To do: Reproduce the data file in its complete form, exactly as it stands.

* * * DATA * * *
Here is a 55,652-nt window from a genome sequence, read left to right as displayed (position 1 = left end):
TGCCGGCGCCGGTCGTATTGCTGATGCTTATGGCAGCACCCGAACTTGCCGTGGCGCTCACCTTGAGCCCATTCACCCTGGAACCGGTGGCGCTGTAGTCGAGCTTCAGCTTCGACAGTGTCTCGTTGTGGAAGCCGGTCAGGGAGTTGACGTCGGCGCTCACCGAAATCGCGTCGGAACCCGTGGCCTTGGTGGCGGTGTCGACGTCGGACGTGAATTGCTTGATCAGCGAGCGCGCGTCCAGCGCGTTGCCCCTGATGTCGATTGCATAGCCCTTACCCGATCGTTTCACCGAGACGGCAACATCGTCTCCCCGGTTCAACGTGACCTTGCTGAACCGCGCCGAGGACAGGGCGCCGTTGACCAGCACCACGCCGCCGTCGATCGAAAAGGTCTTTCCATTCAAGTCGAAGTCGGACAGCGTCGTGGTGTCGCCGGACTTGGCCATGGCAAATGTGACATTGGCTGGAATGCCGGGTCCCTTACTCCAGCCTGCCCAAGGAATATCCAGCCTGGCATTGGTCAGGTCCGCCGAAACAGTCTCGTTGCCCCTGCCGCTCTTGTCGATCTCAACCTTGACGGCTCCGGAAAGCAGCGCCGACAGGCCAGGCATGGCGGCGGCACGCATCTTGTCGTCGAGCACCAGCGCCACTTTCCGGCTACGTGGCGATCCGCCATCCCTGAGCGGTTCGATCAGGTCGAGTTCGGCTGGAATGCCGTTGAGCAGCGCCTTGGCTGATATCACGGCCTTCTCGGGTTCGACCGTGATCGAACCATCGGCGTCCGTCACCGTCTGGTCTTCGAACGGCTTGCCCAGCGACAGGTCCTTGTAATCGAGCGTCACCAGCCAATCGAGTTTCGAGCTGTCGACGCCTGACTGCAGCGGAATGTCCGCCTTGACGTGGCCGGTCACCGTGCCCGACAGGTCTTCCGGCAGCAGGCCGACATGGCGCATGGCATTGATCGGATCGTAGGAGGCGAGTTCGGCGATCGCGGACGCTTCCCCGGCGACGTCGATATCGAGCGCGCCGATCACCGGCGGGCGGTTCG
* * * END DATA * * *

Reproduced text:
Here is a 55,652-nt window from a genome sequence, read left to right as displayed (position 1 = left end):
TGCCGGCGCCGGTCGTATTGCTGATGCTTATGGCAGCACCCGAACTTGCCGTGGCGCTCACCTTGAGCCCATTCACCCTGGAACCGGTGGCGCTGTAGTCGAGCTTCAGCTTCGACAGTGTCTCGTTGTGGAAGCCGGTCAGGGAGTTGACGTCGGCGCTCACCGAAATCGCGTCGGAACCCGTGGCCTTGGTGGCGGTGTCGACGTCGGACGTGAATTGCTTGATCAGCGAGCGCGCGTCCAGCGCGTTGCCCCTGATGTCGATTGCATAGCCCTTACCCGATCGTTTCACCGAGACGGCAACATCGTCTCCCCGGTTCAACGTGACCTTGCTGAACCGCGCCGAGGACAGGGCGCCGTTGACCAGCACCACGCCGCCGTCGATCGAAAAGGTCTTTCCATTCAAGTCGAAGTCGGACAGCGTCGTGGTGTCGCCGGACTTGGCCATGGCAAATGTGACATTGGCTGGAATGCCGGGTCCCTTACTCCAGCCTGCCCAAGGAATATCCAGCCTGGCATTGGTCAGGTCCGCCGAAACAGTCTCGTTGCCCCTGCCGCTCTTGTCGATCTCAACCTTGACGGCTCCGGAAAGCAGCGCCGACAGGCCAGGCATGGCGGCGGCACGCATCTTGTCGTCGAGCACCAGCGCCACTTTCCGGCTACGTGGCGATCCGCCATCCCTGAGCGGTTCGATCAGGTCGAGTTCGGCTGGAATGCCGTTGAGCAGCGCCTTGGCTGATATCACGGCCTTCTCGGGTTCGACCGTGATCGAACCATCGGCGTCCGTCACCGTCTGGTCTTCGAACGGCTTGCCCAGCGACAGGTCCTTGTAATCGAGCGTCACCAGCCAATCGAGTTTCGAGCTGTCGACGCCTGACTGCAGCGGAATGTCCGCCTTGACGTGGCCGGTCACCGTGCCCGACAGGTCTTCCGGCAGCAGGCCGACATGGCGCATGGCATTGATCGGATCGTAGGAGGCGAGTTCGGCGATCGCGGACGCTTCCCCGGCGACGTCGATATCGAGCGCGCCGATCACCGGCGGGCGGTTCG